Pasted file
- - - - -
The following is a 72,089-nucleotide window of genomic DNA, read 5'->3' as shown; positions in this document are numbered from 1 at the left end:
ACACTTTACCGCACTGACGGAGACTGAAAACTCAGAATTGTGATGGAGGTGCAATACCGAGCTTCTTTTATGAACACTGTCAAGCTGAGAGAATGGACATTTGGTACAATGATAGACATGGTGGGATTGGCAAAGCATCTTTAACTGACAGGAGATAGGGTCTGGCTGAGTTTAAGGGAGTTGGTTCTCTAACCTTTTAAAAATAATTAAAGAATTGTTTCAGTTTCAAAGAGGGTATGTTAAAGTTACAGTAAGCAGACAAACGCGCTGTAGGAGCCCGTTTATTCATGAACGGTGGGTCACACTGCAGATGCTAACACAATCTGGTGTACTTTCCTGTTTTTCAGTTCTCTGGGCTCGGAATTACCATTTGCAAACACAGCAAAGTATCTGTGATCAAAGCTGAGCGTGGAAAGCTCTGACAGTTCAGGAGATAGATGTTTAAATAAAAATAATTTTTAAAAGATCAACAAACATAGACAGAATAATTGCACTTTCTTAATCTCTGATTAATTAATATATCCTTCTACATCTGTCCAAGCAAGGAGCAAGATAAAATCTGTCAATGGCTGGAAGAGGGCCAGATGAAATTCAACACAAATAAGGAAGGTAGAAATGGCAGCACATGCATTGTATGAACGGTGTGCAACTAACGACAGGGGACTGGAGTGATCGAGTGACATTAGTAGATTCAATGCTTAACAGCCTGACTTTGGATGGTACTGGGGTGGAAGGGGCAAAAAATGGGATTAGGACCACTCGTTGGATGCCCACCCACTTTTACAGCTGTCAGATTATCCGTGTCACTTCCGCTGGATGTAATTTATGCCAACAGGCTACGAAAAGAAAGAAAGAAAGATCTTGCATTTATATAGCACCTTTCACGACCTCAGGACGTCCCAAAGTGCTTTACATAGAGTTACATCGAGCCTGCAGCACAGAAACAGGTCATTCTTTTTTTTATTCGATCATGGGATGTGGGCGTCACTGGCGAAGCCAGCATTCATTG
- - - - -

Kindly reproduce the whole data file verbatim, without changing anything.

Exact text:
The following is a 72,089-nucleotide window of genomic DNA, read 5'->3' as shown; positions in this document are numbered from 1 at the left end:
ACACTTTACCGCACTGACGGAGACTGAAAACTCAGAATTGTGATGGAGGTGCAATACCGAGCTTCTTTTATGAACACTGTCAAGCTGAGAGAATGGACATTTGGTACAATGATAGACATGGTGGGATTGGCAAAGCATCTTTAACTGACAGGAGATAGGGTCTGGCTGAGTTTAAGGGAGTTGGTTCTCTAACCTTTTAAAAATAATTAAAGAATTGTTTCAGTTTCAAAGAGGGTATGTTAAAGTTACAGTAAGCAGACAAACGCGCTGTAGGAGCCCGTTTATTCATGAACGGTGGGTCACACTGCAGATGCTAACACAATCTGGTGTACTTTCCTGTTTTTCAGTTCTCTGGGCTCGGAATTACCATTTGCAAACACAGCAAAGTATCTGTGATCAAAGCTGAGCGTGGAAAGCTCTGACAGTTCAGGAGATAGATGTTTAAATAAAAATAATTTTTAAAAGATCAACAAACATAGACAGAATAATTGCACTTTCTTAATCTCTGATTAATTAATATATCCTTCTACATCTGTCCAAGCAAGGAGCAAGATAAAATCTGTCAATGGCTGGAAGAGGGCCAGATGAAATTCAACACAAATAAGGAAGGTAGAAATGGCAGCACATGCATTGTATGAACGGTGTGCAACTAACGACAGGGGACTGGAGTGATCGAGTGACATTAGTAGATTCAATGCTTAACAGCCTGACTTTGGATGGTACTGGGGTGGAAGGGGCAAAAAATGGGATTAGGACCACTCGTTGGATGCCCACCCACTTTTACAGCTGTCAGATTATCCGTGTCACTTCCGCTGGATGTAATTTATGCCAACAGGCTACGAAAAGAAAGAAAGAAAGATCTTGCATTTATATAGCACCTTTCACGACCTCAGGACGTCCCAAAGTGCTTTACATAGAGTTACATCGAGCCTGCAGCACAGAAACAGGTCATTCTTTTTTTTATTCGATCATGGGATGTGGGCGTCACTGGCGAAGCCAGCATTCATTG